We live in an age of demonstrations – but the one protest you never see is a Jewish one. Until this week, when it was revealed that the leader of the British Labour Party had posted approvingly about a Protocols-of-Zion style public mural. This triggered the first public protest against anti-Semitism since 2012. But taking to the streets is a huge departure for the Jewish community, whose security has typically rested on fitting in. Unlike other minority groups – which now self-organise at the smallest provocation – Jewish organisations try to keep calm and carry on. This was the thrust of last year’s major report into anti-Semitism by the Institute for Jewish Policy Research (IJPR), in spite of it being commissioned in response to a 30 percent rise in anti-Semitic incidents.
Sitting behind this enforced calm is the memory that Jewish de-assimilation can be fast and fatal. Berlin and Vienna were both thriving Jewish centres right up to the First World War, in which German-speaking Jews served with distinction. What came next was too fast to be believed. “This can’t be happening in the 1930s,” came the refrain. But it did. The resultant phobia of self-identification is a thread that runs through Jewish-infused culture. The Meet the Parents film – about a secular-Jewish male nurse marrying into an all-American service family – turns on just such assimilation anxiety. So did the wave of unease which greeted a UK reality TV show called Jewish Mum of the Year. It was even present in the reaction to feminist author Julie Burchill’s pro-Jewish memoir Unchosen, which was said by the editor of the Jewish Quarterly to “exemplify not anti-Semitism but its difficulty”. The message seemed to be that the next worst thing to an antisemite is a philosemite – because both cast an external light on Jewish difference.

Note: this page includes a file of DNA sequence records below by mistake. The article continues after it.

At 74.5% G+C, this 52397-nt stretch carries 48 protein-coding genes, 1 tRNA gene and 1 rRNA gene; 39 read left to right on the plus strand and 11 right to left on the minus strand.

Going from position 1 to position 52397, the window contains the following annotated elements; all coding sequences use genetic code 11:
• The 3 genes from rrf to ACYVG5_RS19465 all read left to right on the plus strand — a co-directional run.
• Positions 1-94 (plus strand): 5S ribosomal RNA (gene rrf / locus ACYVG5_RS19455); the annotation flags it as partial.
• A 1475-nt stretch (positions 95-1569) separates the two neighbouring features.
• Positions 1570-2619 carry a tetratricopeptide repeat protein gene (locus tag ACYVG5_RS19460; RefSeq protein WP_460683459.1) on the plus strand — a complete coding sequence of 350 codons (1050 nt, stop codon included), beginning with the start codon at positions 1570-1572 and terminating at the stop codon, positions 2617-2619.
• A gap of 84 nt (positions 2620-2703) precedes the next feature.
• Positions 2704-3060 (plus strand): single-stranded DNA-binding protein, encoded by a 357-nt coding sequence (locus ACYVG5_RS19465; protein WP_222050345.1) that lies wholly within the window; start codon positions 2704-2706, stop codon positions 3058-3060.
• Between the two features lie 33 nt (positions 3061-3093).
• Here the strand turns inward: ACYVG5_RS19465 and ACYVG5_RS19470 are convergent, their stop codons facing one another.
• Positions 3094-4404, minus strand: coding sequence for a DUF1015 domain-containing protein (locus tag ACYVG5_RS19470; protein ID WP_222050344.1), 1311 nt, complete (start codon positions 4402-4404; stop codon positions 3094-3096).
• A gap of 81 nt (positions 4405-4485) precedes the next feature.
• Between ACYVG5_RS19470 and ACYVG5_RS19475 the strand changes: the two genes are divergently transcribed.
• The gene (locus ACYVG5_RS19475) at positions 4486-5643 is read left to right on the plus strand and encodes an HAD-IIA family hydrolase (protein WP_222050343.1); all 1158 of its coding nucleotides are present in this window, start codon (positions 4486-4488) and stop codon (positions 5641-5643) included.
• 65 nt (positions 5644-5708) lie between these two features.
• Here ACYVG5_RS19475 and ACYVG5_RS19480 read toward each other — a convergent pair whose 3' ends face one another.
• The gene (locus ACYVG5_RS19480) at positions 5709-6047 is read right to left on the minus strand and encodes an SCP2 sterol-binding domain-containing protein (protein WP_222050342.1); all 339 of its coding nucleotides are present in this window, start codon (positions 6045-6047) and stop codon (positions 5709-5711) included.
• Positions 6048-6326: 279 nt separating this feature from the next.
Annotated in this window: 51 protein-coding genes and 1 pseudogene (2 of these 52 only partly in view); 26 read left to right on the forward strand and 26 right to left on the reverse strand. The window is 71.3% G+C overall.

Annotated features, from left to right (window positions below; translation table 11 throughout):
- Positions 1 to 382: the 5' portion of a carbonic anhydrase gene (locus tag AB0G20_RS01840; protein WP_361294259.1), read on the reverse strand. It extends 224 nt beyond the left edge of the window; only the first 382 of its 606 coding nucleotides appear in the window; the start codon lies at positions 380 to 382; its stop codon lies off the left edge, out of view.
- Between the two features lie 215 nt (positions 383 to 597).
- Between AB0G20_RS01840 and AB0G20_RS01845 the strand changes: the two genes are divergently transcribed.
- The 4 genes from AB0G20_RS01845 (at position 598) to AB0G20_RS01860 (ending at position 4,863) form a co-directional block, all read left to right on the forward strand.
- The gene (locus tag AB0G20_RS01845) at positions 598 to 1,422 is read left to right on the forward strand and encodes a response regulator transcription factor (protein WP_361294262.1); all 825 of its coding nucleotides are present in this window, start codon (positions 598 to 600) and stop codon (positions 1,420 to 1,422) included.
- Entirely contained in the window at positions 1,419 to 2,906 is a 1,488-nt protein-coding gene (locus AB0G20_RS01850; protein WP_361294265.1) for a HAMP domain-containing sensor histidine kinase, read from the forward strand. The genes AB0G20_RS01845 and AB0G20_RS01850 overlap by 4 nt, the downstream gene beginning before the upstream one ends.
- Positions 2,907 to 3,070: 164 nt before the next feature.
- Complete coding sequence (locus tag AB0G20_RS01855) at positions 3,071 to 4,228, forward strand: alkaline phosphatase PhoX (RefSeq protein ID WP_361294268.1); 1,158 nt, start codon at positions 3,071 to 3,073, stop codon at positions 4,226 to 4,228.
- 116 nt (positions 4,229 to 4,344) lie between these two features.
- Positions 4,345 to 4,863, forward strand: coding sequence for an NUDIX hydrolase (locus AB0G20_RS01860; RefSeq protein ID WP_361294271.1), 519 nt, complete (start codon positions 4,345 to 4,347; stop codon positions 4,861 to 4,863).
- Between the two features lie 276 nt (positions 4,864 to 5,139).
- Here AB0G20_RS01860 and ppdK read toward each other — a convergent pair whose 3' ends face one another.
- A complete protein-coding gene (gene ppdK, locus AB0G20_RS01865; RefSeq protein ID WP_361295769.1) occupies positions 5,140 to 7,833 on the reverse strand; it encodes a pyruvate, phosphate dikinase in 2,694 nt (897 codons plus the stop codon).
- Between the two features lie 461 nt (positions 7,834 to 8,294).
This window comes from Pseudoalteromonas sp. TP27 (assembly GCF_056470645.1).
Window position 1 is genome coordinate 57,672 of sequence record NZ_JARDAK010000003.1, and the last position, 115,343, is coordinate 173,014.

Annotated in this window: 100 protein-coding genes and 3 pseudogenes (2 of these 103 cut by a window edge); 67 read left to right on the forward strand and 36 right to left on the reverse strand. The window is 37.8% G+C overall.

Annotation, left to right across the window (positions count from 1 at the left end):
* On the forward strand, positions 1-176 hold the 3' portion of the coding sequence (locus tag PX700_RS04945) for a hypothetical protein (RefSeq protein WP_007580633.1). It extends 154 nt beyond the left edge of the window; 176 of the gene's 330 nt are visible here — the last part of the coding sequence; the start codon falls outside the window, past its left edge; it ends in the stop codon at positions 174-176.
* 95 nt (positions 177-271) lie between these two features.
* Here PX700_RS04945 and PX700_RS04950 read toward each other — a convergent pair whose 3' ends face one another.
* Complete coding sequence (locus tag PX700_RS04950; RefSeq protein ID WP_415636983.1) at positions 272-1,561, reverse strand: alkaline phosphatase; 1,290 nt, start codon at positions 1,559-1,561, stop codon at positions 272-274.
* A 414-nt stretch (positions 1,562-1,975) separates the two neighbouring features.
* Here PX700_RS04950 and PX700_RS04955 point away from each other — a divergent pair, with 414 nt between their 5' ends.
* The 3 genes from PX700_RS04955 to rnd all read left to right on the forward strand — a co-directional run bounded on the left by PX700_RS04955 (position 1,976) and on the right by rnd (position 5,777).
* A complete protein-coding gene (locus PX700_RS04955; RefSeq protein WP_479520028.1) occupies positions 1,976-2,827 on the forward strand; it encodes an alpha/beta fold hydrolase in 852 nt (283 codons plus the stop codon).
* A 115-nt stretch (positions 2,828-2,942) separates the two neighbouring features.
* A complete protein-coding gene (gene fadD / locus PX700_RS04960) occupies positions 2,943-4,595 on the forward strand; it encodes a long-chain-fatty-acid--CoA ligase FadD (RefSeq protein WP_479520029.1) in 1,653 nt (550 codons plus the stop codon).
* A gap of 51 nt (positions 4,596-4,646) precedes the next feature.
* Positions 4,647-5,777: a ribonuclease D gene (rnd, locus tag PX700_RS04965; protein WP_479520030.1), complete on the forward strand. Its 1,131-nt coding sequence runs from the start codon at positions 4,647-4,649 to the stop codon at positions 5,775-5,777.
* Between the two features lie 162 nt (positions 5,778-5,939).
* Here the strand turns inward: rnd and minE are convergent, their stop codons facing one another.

Demonstrating outside the UK parliament therefore represents a profound shift. This is all the more pointed for the protest being called not by fringe group – like the one six years ago – but by Britain’s 300-year old Jewish leadership organisation, the Board of Deputies. At a knowing cost to cherished assimilation, it called for British Jews to self-identify – and for fellow-travellers to join up. The decision will have caused profound grief when set against Britain’s role in the vanguard of Jewish emancipation. When the Dreyfuss Affair rocked France in the 1890s, Britain already had Jewish representatives in both Houses of Parliament. When pogroms then visited the Russian Empire, Britain’s Jewish community was in the forefront of relief. Yet inflows of un-assimilated refugees only showed how far British-Jewish life had already moved from the shtetl. The subsequent advent of Nazism crystallised this patriotism further. The Rothschild Bank helped unquestioningly with British efforts in World War II, and the RAF built synagogues for its Jewish pilots.
This week’s events stand to bifurcate that hard-won identity. They also disrupt the greater task of communicating a positive Jewish identity – namely one not formed in response to anti-Semitism. The latter was the inevitable result of last century being so overshadowed by the Holocaust. But this century has – or had – seen efforts move towards a Jewish identity defined on its own terms. Such a shift was central to the creation of Jewish education centres from Brooklyn to London, and reflected a confidence in the decline of western anti-Semitism.